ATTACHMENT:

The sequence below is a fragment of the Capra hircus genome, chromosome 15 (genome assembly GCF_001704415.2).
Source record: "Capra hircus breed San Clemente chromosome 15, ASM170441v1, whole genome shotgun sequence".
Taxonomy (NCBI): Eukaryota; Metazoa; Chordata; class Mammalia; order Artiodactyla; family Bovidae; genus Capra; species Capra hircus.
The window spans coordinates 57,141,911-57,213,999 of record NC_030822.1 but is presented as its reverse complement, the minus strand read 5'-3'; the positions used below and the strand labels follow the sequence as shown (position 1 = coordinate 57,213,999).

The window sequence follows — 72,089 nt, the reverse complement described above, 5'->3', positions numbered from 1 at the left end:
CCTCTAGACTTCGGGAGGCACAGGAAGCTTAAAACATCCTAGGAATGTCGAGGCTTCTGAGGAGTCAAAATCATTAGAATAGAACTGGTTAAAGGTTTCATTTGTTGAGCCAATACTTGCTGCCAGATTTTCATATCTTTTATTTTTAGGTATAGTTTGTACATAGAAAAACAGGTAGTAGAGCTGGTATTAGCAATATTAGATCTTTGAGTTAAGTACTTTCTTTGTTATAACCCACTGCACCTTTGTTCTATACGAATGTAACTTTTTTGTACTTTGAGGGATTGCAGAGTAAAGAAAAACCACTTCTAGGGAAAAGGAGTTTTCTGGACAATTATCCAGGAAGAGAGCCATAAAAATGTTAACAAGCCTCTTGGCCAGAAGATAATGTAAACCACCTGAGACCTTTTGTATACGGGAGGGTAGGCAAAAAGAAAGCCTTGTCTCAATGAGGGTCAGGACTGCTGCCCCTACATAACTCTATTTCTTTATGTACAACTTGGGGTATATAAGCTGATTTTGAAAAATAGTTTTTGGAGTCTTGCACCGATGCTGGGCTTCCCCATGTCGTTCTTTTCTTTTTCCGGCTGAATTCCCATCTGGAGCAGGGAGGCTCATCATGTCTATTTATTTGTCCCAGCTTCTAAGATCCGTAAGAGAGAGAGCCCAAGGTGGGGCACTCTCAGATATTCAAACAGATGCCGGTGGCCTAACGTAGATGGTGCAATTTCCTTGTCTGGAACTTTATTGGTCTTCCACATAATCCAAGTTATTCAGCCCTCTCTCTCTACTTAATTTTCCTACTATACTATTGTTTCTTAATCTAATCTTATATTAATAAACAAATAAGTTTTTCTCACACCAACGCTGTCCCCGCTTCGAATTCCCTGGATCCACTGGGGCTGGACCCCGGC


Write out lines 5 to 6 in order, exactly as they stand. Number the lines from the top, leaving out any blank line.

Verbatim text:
The window sequence follows — 72,089 nt, the reverse complement described above, 5'->3', positions numbered from 1 at the left end:
CCTCTAGACTTCGGGAGGCACAGGAAGCTTAAAACATCCTAGGAATGTCGAGGCTTCTGAGGAGTCAAAATCATTAGAATAGAACTGGTTAAAGGTTTCATTTGTTGAGCCAATACTTGCTGCCAGATTTTCATATCTTTTATTTTTAGGTATAGTTTGTACATAGAAAAACAGGTAGTAGAGCTGGTATTAGCAATATTAGATCTTTGAGTTAAGTACTTTCTTTGTTATAACCCACTGCACCTTTGTTCTATACGAATGTAACTTTTTTGTACTTTGAGGGATTGCAGAGTAAAGAAAAACCACTTCTAGGGAAAAGGAGTTTTCTGGACAATTATCCAGGAAGAGAGCCATAAAAATGTTAACAAGCCTCTTGGCCAGAAGATAATGTAAACCACCTGAGACCTTTTGTATACGGGAGGGTAGGCAAAAAGAAAGCCTTGTCTCAATGAGGGTCAGGACTGCTGCCCCTACATAACTCTATTTCTTTATGTACAACTTGGGGTATATAAGCTGATTTTGAAAAATAGTTTTTGGAGTCTTGCACCGATGCTGGGCTTCCCCATGTCGTTCTTTTCTTTTTCCGGCTGAATTCCCATCTGGAGCAGGGAGGCTCATCATGTCTATTTATTTGTCCCAGCTTCTAAGATCCGTAAGAGAGAGAGCCCAAGGTGGGGCACTCTCAGATATTCAAACAGATGCCGGTGGCCTAACGTAGATGGTGCAATTTCCTTGTCTGGAACTTTATTGGTCTTCCACATAATCCAAGTTATTCAGCCCTCTCTCTCTACTTAATTTTCCTACTATACTATTGTTTCTTAATCTAATCTTATATTAATAAACAAATAAGTTTTTCTCACACCAACGCTGTCCCCGCTTCGAATTCCCTGGATCCACTGGGGCTGGACCCCGGC